Ask a Lawyer

Question:
Add details
120
More Information:
1000

Recent Questions & Answers

Q: My 17 year old son was arrested October 14th for a DUI with marijuana. How long do we have to wait for a court date.

1 Answer | Asked in DUI / DWI for Oregon on
Answered on Nov 18, 2017

If there was no date on the citation (or no citation at all) there will like be no court date until the court receives charges from the city or county prosecutor’s office. The court would then create the case in their system and set a first date for your son to appear.

So, to answer your question, it could be several weeks or months and as much as two years from the incident date that charges are filed. In the meantime he should plan for the worst and hope for the best....
View Details »

Q: Owner financed home our deed of trust says we our required to have insurance in the amount of $0.

1 Answer | Asked in Real Estate Law for Virginia on
Answered on Nov 18, 2017

The Deed of Trust supporting the Note should be recorded and both title and homeowners insurance should name them as additional named insureds. The explanation is longer than the solution, but doing a proper closing for the Note creates an insurable interest and secures the creditor. A CRESPA agent anywhere in Virginia can fix this, and many lawyers are CRESPA agents.
View Details »

Q: any pro bono or CHEAP custody lawyers in Camden County???

1 Answer | Asked in Child Custody for New Jersey on
Answered on Nov 18, 2017

Even if you found an attorney, willing to work for free, you won't be able to get the expert medical testimony for free.
View Details »

Q: My landlord agreed that I could pay my rent late on the 17th. He harassed by so bad on that day, so I didn't pay.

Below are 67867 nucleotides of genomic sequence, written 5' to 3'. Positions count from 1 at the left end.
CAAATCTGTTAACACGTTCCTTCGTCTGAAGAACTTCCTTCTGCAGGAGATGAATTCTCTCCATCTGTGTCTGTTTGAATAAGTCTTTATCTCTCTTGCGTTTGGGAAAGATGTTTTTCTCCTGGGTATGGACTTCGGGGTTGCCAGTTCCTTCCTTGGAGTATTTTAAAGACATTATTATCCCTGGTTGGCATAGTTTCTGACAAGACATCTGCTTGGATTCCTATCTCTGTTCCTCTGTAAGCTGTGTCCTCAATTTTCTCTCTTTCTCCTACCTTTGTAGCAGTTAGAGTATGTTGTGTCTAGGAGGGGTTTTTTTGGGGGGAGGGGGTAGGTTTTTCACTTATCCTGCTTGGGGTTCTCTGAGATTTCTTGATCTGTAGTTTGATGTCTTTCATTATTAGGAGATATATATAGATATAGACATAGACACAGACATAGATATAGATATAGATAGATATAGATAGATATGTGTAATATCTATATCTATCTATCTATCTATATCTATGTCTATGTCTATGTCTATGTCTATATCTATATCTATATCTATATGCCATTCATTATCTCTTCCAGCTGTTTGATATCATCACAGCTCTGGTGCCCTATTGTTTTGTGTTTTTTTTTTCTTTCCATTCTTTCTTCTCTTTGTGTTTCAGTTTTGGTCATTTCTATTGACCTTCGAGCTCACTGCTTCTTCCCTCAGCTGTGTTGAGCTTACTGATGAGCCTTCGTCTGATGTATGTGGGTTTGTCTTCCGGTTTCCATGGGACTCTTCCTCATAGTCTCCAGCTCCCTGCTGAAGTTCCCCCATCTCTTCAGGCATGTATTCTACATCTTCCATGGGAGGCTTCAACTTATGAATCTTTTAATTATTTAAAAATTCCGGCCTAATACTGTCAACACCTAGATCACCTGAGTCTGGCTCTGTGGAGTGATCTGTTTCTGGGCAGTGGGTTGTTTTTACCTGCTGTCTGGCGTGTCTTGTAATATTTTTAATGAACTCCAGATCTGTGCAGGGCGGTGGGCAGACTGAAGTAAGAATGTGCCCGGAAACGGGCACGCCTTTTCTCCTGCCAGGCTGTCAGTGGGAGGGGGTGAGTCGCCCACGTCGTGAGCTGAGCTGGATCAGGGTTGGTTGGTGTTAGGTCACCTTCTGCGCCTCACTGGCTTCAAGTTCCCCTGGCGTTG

1 Answer | Asked in Landlord - Tenant for Oregon on
Answered on Nov 18, 2017

If you don't pay your rent you should expect to have an eviction suit against you filed in court. You may or may not have valid claims for a landlord's failure to repair and maintain the premises, and it might even entitle you to pay a reduced rent until fixed, assuming you have jumped through the required hoops. Depending upon what he said/texted you, it possibly could provide you grounds for suing the landlord for unfair debt collection practices in Oregon but none of that allows you to...
View Details »

Q: how to charge a tenant , in Oregon, that gives a 20 day notice instead of a 30 day written notice to vacate

1 Answer | Asked in Landlord - Tenant for Oregon on
Answered on Nov 18, 2017

Assuming the tenant is on a month to month tenancy and it is the tenant that gave the notice, you simply charge the tenant through day 30 (i.e. an extra 10 days) as long as they actually restore possession to you on or before then. If they don't restore possession to you until day 32, then you charge them rent through day 32 (12 "extra" days). If they just vacated without giving you any notice, then you would charge them 30 days "extra" rent. Any rent remaining due after they vacate, of...
View Details »

Justia Ask a Lawyer is a forum for consumers to get answers to basic legal questions. Any information sent through Justia Ask a Lawyer is not secure and is done so on a non-confidential basis only.

The use of this website to ask questions or receive answers does not create an attorney–client relationship between you and Justia, or between you and any attorney who receives your information or responds to your questions, nor is it intended to create such a relationship. Additionally, no responses on this forum constitute legal advice, which must be tailored to the specific circumstances of each case. You should not act upon information provided in Justia Ask a Lawyer without seeking professional counsel from an attorney admitted or authorized to practice in your jurisdiction. Justia assumes no responsibility to any person who relies on information contained on or received through this site and disclaims all liability in respect to such information.

Justia cannot guarantee that the information on this website (including any legal information provided by an attorney through this service) is accurate, complete, or up-to-date. While we intend to make every attempt to keep the information on this site current, the owners of and contributors to this site make no claims, promises or guarantees about the accuracy, completeness or adequacy of the information contained in or linked to from this site.